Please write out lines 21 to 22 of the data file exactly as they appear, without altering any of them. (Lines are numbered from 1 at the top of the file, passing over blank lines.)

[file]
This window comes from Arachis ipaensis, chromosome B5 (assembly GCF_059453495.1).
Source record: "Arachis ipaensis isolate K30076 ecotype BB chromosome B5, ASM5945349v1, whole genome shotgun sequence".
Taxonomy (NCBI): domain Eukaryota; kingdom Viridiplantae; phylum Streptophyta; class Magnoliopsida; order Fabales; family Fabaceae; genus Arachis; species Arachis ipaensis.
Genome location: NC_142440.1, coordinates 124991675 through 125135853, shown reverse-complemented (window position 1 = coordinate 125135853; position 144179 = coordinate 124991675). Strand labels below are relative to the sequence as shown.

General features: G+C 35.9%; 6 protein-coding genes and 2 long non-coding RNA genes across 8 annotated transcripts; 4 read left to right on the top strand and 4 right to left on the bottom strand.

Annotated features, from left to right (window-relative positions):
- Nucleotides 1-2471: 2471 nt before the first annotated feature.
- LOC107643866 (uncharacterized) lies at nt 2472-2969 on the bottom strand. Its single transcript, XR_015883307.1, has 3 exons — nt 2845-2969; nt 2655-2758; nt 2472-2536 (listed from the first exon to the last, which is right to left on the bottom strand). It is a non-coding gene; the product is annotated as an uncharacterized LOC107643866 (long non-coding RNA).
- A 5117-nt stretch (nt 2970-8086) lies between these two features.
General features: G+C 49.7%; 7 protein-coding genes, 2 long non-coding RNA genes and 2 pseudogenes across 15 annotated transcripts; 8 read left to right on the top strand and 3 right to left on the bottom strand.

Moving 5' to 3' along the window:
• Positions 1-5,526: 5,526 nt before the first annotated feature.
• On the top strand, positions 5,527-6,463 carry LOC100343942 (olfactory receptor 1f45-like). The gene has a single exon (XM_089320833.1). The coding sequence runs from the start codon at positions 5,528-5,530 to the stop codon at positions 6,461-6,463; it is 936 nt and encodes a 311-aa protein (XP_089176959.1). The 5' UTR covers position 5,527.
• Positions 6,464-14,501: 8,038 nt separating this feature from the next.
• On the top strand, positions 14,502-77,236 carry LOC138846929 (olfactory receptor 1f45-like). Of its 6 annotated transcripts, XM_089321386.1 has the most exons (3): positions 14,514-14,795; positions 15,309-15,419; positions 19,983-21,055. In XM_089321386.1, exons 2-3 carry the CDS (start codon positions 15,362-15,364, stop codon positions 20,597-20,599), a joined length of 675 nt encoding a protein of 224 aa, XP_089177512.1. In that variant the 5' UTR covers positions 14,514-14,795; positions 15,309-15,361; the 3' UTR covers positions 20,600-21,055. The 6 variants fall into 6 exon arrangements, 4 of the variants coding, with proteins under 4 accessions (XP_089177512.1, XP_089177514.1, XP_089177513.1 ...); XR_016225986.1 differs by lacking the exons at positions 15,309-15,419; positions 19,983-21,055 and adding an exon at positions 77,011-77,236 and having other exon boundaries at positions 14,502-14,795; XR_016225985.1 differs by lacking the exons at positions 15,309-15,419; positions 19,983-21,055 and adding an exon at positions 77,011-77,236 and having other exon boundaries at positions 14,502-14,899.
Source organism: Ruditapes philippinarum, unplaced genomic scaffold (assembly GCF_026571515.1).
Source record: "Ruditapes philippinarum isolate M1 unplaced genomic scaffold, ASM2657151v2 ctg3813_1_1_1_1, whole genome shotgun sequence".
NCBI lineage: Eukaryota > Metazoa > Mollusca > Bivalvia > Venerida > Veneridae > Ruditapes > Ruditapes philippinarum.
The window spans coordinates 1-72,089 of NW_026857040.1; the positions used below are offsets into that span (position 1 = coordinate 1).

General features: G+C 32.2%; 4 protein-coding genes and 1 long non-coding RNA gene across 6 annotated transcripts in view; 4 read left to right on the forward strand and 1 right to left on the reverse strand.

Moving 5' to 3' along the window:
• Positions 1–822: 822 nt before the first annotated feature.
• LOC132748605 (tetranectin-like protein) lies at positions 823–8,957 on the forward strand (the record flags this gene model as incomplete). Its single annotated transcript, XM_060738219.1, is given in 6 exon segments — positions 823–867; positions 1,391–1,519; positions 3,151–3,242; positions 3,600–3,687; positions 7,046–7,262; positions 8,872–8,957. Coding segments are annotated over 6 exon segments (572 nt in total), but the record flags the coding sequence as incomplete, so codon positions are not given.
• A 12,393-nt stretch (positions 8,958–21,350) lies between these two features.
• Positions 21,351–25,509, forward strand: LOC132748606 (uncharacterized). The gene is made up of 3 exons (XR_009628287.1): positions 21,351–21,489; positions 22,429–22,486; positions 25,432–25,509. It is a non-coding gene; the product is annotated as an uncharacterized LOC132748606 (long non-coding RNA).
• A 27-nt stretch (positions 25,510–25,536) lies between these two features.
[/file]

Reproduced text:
Moving 5' to 3' along the window:
• Positions 1–822: 822 nt before the first annotated feature.